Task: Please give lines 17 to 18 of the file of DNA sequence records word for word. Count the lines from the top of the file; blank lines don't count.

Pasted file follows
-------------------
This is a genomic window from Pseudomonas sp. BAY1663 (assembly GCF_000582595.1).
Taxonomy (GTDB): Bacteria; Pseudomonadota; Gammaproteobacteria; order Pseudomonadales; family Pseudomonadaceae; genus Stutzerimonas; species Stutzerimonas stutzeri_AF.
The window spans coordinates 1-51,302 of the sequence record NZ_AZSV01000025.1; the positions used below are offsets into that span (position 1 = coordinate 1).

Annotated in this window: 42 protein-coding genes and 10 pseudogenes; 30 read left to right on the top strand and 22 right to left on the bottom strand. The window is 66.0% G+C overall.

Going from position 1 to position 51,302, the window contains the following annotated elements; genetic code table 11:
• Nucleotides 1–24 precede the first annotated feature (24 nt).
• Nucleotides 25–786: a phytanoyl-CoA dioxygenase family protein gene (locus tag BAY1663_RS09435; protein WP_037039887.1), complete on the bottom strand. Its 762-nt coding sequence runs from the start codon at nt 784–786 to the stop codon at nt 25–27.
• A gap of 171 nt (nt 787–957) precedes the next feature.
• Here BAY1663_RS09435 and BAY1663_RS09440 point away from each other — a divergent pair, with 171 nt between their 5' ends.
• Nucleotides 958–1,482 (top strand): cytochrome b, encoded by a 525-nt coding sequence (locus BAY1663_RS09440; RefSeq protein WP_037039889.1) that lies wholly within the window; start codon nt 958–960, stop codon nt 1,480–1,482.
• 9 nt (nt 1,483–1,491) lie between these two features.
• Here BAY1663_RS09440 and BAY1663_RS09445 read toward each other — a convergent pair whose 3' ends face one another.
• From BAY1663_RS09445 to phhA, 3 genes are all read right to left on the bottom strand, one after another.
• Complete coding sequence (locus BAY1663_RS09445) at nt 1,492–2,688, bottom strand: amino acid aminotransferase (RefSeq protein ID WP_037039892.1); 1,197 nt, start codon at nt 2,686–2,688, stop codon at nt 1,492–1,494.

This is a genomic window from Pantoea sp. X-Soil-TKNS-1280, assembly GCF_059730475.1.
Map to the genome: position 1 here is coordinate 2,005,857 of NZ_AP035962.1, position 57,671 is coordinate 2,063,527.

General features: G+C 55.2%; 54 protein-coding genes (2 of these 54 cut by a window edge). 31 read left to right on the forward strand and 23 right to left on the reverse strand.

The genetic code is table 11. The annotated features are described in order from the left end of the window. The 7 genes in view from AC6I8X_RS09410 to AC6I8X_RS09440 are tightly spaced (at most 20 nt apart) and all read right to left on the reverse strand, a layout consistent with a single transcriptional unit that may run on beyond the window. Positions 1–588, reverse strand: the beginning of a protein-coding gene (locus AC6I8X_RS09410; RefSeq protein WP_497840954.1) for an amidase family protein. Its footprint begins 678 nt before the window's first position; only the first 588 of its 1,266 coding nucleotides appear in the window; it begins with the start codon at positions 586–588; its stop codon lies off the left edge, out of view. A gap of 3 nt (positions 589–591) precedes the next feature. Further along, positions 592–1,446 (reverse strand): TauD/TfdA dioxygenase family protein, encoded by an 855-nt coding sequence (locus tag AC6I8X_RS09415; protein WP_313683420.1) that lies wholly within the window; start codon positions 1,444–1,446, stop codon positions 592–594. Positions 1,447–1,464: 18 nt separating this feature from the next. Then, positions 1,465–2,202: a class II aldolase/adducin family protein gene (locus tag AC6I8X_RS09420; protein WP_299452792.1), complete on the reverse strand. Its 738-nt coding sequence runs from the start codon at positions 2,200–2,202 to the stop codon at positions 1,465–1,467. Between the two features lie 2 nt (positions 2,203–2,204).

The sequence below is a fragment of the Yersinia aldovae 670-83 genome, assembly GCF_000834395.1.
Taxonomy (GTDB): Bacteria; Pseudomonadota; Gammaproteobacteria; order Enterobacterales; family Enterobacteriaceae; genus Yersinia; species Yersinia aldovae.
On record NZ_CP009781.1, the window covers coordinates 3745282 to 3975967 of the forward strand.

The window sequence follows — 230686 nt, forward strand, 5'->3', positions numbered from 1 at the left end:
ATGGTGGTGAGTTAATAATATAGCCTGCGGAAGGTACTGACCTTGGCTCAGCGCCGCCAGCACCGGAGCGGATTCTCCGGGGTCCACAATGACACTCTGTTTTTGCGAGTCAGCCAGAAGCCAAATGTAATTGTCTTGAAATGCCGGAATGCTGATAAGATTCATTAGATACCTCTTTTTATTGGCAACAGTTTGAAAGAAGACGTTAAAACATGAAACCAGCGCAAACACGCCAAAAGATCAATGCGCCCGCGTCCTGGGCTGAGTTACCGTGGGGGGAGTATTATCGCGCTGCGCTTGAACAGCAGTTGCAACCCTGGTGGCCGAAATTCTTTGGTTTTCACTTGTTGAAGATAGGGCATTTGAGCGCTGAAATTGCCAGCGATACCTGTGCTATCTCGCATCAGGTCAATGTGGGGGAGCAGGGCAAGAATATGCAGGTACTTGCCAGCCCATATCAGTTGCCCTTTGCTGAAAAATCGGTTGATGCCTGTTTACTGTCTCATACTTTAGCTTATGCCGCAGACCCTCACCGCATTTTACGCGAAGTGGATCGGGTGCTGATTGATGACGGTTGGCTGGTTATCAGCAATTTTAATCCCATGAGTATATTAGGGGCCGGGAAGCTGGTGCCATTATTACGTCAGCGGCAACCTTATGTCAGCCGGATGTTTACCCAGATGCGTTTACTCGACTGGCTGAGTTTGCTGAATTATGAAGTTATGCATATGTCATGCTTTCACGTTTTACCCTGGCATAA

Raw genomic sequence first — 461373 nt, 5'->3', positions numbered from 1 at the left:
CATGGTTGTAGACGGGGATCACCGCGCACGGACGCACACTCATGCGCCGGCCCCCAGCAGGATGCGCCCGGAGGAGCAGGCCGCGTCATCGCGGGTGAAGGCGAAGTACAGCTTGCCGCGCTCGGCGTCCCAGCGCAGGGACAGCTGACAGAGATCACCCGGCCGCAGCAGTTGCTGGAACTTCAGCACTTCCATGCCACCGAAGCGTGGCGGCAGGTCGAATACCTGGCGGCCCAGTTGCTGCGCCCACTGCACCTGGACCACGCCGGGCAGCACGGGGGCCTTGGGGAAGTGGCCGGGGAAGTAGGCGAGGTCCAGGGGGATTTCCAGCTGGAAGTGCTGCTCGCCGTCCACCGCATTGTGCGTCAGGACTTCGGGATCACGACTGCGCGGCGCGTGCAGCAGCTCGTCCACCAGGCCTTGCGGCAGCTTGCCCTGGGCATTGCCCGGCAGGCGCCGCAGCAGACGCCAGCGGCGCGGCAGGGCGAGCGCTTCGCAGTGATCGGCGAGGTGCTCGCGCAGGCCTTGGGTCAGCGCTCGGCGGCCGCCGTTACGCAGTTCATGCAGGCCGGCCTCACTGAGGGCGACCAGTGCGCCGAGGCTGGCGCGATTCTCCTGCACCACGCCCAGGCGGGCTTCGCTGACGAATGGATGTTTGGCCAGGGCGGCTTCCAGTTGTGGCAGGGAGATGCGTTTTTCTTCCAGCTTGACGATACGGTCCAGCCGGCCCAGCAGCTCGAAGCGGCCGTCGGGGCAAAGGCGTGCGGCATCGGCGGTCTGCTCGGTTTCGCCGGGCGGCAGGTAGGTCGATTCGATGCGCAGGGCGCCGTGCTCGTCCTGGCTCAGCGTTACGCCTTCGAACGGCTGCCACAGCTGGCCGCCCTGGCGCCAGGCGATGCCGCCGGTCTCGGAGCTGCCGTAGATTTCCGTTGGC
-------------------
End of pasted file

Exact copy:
General features: G+C 55.2%; 54 protein-coding genes (2 of these 54 cut by a window edge). 31 read left to right on the forward strand and 23 right to left on the reverse strand.

The genetic code is table 11. The annotated features are described in order from the left end of the window. The 7 genes in view from AC6I8X_RS09410 to AC6I8X_RS09440 are tightly spaced (at most 20 nt apart) and all read right to left on the reverse strand, a layout consistent with a single transcriptional unit that may run on beyond the window. Positions 1–588, reverse strand: the beginning of a protein-coding gene (locus AC6I8X_RS09410; RefSeq protein WP_497840954.1) for an amidase family protein. Its footprint begins 678 nt before the window's first position; only the first 588 of its 1,266 coding nucleotides appear in the window; it begins with the start codon at positions 586–588; its stop codon lies off the left edge, out of view. A gap of 3 nt (positions 589–591) precedes the next feature. Further along, positions 592–1,446 (reverse strand): TauD/TfdA dioxygenase family protein, encoded by an 855-nt coding sequence (locus tag AC6I8X_RS09415; protein WP_313683420.1) that lies wholly within the window; start codon positions 1,444–1,446, stop codon positions 592–594. Positions 1,447–1,464: 18 nt separating this feature from the next. Then, positions 1,465–2,202: a class II aldolase/adducin family protein gene (locus tag AC6I8X_RS09420; protein WP_299452792.1), complete on the reverse strand. Its 738-nt coding sequence runs from the start codon at positions 2,200–2,202 to the stop codon at positions 1,465–1,467. Between the two features lie 2 nt (positions 2,203–2,204).